Estate Planning

Believe it or not, you have an estate. Your estate is comprised of everything you own—car, home, other real estate, checking and savings accounts, investments, life insurance, furniture, personal possessions. No matter how large or how modest, everyone has an estate and something in common—you can’t take it with you when you die.

You also have an estate plan—it is provided free of charge to you by the state in which you reside when you turn 18.  But your heirs will probably not like it. Thus, it is wise to do your own plan, and opt out of the cookie cutter plan the state has for you.

Estate planning is not just for the wealthy and the elderly. Healthy, young adults can be the victim of accident or illness. Protecting your assets for descendants and charities is good stewardship for several reasons and can often avert disastrous consequences. Look no farther than the rich and famous to see how devastating a lack of planning can be on a family. We assure you it applies to every financial class in much the same way.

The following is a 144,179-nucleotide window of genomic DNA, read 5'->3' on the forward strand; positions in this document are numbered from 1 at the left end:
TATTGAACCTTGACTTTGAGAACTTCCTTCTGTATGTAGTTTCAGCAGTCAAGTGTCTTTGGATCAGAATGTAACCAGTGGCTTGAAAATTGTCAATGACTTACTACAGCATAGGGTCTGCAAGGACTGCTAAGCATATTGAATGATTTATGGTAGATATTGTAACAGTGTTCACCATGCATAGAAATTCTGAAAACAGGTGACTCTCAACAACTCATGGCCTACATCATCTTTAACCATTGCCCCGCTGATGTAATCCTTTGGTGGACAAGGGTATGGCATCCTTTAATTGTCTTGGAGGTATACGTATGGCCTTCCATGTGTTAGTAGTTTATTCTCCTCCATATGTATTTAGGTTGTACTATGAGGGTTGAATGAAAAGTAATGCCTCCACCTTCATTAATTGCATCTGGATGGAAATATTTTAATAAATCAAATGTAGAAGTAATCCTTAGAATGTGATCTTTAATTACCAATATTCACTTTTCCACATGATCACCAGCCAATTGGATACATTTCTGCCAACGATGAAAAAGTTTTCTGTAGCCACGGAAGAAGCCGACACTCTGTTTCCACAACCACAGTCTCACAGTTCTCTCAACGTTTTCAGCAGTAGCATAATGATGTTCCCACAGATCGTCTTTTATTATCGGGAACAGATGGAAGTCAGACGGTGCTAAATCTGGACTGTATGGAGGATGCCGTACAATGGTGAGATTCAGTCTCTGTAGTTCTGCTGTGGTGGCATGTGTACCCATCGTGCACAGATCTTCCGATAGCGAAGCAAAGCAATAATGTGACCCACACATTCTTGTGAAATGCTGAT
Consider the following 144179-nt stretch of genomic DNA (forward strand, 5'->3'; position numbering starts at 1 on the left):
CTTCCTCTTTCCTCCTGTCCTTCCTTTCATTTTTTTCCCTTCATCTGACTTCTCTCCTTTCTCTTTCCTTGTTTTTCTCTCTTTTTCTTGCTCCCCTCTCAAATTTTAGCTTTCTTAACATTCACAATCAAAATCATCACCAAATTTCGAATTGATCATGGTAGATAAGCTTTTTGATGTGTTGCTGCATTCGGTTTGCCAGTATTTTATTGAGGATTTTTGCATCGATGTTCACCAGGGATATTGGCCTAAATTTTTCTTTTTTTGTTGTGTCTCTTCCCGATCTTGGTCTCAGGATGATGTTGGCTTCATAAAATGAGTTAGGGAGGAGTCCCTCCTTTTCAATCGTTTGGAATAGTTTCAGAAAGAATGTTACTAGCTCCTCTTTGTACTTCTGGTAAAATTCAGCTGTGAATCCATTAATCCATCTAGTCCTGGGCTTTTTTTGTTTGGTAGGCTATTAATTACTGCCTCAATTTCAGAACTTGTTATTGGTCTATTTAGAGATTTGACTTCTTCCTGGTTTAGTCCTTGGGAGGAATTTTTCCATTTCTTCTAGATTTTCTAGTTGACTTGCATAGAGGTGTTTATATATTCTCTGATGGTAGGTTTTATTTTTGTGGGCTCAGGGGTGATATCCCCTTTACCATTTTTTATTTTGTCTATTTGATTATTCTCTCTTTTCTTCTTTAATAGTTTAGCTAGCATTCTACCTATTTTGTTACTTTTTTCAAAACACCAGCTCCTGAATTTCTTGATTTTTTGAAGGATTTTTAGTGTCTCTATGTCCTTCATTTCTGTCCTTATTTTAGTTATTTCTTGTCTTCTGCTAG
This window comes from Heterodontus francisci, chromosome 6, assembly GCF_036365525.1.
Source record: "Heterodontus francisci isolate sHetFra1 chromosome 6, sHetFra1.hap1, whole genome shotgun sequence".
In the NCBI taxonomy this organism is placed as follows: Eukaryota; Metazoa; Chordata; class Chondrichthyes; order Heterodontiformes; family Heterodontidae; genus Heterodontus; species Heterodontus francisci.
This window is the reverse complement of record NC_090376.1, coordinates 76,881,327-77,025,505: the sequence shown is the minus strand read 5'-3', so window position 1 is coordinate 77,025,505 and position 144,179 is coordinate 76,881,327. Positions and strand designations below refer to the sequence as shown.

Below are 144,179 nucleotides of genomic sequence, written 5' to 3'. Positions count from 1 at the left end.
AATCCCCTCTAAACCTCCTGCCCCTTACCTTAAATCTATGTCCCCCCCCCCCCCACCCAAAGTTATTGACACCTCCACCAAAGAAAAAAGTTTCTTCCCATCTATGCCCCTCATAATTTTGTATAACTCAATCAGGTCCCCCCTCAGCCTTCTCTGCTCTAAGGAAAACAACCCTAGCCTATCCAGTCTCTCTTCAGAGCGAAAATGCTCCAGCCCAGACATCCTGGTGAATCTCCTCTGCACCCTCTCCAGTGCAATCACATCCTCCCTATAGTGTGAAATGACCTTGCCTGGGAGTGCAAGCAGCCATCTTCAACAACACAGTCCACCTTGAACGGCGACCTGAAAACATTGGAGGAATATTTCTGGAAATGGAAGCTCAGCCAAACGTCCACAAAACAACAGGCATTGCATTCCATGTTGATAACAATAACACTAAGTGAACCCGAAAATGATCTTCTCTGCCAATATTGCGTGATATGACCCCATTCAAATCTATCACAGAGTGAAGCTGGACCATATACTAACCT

After reviewing many “form” trusts through the years, we know that “one size fits all” often fails. Therefore, we custom draft each plan document.  John Doe will never see a stranger named Jane Smith in his trust if it was designed and produced by us. We have a special interest in protecting assets of clients with an increased risk of financial loss such as doctors, dentists, farmers, and other business owners and clients in high risk professions like the military, law enforcement, and fire-fighters.

None of us want to think about our own mortality or the possibility of being unable to make decisions for ourselves. This is exactly why so many families are caught off-guard and unprepared when incapacity or death strikes. Don’t wait. You can put something in place now and change it later, which is exactly the way estate planning should be done.